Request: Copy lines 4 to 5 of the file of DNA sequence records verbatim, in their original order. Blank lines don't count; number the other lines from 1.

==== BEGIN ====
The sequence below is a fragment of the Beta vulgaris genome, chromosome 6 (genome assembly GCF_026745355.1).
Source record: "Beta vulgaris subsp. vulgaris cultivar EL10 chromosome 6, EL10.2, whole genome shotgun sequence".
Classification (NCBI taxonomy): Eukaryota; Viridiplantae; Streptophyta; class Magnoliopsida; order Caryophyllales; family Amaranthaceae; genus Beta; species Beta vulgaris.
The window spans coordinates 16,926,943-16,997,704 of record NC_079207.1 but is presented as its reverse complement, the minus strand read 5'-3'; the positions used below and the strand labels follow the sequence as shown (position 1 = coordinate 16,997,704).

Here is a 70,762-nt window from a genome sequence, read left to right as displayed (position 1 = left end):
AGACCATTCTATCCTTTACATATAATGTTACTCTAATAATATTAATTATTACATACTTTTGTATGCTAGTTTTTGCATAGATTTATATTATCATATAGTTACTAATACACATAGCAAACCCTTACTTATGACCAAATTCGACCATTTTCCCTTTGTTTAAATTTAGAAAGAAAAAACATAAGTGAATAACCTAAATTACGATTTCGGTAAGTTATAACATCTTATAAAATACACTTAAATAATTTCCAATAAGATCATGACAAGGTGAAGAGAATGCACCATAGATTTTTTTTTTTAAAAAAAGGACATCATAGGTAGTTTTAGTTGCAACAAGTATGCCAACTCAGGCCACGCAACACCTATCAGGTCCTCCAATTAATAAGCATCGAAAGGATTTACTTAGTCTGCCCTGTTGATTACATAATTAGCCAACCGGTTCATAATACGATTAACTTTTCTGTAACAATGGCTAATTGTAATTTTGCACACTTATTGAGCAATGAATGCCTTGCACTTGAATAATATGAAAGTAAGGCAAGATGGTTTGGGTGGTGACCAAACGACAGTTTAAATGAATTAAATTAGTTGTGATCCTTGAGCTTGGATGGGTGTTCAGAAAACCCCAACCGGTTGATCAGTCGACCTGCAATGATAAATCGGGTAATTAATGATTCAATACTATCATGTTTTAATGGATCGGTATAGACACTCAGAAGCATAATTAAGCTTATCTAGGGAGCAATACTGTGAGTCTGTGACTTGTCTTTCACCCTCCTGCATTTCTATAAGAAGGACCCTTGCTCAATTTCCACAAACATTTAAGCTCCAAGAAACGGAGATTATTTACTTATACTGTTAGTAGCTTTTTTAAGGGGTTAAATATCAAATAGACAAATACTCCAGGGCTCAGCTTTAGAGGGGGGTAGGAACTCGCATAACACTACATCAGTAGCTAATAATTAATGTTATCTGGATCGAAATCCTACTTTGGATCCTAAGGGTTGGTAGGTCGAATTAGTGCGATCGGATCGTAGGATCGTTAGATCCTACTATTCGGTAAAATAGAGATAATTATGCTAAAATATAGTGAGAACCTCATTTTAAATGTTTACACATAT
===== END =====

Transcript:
The window spans coordinates 16,926,943-16,997,704 of record NC_079207.1 but is presented as its reverse complement, the minus strand read 5'-3'; the positions used below and the strand labels follow the sequence as shown (position 1 = coordinate 16,997,704).

Here is a 70,762-nt window from a genome sequence, read left to right as displayed (position 1 = left end):